As the historian of Hemingbrough (p. 359) wrote, "These things appear trifles now, but in those days they converted friendly houses into the most bitter foes." Unfortunately all we know about this dispute is what we can gather from the document given below, copied verbatim et literatim from Harl. MS. 1178, fol. 44, a miscellaneous heraldic collection in the handwriting of Mr. Sampson Lennard, Blewmantle, in the reign of James I. It appears that de Aton challenged de Boynton in the presence of Lord Percy, and they seem to have agreed to abide by his award. Lord Percy after due consideration decided in favor of de Aton, but we know not on what grounds. This was all, it seems, de Aton wanted, as he thereupon by this deed dated at Seamer, 5 April, 1375, granted the bearings in dispute to de Boynton and his heirs for ever.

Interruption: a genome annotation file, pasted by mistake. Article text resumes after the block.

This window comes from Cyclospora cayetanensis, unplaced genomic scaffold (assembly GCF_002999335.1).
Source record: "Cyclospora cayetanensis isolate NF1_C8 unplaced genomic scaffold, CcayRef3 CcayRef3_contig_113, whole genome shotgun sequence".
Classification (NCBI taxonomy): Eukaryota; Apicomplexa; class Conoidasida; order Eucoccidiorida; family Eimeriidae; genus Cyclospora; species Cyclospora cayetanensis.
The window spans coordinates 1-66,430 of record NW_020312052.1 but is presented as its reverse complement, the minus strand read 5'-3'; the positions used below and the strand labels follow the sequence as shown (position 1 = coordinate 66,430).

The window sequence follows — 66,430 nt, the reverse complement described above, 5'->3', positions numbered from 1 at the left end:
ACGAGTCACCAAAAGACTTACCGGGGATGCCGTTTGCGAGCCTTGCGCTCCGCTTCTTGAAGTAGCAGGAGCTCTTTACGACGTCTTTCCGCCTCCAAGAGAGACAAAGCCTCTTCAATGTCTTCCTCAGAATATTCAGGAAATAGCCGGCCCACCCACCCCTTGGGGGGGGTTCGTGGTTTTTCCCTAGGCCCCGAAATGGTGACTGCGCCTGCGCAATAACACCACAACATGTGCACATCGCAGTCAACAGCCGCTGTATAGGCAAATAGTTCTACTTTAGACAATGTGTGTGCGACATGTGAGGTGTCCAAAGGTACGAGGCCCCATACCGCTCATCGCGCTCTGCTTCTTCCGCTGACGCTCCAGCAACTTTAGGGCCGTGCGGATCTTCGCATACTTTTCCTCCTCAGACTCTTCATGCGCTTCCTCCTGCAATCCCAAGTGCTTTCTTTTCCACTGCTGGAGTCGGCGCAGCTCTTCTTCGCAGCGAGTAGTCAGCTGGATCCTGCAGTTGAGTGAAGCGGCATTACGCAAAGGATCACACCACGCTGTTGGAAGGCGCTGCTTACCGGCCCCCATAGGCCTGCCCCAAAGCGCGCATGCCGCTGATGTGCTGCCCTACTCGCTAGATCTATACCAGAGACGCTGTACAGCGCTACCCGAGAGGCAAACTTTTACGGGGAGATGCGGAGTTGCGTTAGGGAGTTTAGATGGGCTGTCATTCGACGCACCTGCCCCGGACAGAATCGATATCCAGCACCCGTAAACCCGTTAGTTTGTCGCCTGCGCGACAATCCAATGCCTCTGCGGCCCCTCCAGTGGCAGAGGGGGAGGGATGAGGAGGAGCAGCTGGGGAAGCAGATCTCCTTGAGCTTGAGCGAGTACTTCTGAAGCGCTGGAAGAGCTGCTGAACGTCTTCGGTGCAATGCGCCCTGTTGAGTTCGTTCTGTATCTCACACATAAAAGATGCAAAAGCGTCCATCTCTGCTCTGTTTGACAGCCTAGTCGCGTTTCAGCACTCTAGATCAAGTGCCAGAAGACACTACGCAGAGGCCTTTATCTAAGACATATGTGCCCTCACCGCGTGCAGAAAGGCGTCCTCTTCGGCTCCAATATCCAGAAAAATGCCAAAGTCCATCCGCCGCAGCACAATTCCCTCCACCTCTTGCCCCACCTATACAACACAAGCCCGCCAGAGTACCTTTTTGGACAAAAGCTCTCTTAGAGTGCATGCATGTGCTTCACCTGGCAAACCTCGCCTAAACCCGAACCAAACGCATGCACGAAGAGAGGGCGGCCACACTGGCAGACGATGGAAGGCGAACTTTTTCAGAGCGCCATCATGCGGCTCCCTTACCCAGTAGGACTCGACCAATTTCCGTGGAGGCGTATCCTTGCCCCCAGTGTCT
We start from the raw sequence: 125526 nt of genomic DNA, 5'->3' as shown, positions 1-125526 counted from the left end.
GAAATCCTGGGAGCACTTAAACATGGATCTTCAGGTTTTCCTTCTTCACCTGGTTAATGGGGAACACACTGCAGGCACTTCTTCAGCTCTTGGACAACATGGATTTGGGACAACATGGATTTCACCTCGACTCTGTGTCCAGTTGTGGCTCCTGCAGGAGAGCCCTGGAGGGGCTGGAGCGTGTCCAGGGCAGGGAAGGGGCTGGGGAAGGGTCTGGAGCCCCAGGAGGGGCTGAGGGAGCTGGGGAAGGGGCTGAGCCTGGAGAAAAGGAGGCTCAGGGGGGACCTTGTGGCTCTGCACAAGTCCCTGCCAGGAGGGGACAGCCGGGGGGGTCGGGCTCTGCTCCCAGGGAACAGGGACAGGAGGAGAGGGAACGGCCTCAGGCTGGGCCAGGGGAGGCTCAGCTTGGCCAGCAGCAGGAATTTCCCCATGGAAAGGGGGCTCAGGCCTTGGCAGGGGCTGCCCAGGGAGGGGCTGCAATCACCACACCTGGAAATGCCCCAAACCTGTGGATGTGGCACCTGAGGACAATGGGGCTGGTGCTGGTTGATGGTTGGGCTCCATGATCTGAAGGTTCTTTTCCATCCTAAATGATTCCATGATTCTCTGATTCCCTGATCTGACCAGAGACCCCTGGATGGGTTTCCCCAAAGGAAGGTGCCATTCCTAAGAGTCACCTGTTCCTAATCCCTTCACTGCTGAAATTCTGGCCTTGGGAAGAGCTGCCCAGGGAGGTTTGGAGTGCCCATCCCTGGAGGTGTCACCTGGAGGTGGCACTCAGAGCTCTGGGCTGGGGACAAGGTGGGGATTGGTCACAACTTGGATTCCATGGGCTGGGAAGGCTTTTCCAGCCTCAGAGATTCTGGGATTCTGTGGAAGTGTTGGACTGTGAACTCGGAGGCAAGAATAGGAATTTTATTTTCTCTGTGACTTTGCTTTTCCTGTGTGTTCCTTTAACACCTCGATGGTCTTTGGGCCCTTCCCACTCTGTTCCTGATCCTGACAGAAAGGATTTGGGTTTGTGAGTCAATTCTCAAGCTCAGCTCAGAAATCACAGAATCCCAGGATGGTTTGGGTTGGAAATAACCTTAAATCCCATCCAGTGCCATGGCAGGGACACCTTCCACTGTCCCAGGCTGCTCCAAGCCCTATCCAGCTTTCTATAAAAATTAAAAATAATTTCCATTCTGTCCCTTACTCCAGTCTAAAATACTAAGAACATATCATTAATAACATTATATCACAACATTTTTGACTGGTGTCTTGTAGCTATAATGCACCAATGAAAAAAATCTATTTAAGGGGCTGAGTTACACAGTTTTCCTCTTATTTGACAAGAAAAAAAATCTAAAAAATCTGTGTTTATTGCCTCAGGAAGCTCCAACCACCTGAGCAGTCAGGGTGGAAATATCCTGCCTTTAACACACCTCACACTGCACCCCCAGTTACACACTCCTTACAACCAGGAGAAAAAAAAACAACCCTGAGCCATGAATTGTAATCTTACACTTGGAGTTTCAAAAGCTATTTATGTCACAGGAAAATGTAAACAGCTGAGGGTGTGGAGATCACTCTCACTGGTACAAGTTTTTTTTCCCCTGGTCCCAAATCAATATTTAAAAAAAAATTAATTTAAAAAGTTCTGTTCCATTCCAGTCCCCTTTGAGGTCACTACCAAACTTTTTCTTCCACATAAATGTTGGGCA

[the untranslated text is printed here.]
The only known seal of Sir William de Aton has, certainly, no sign of the bull's heads on the cross. A good impression is attached to one of the charters from Burton-Constable given on a previous page and here repeated.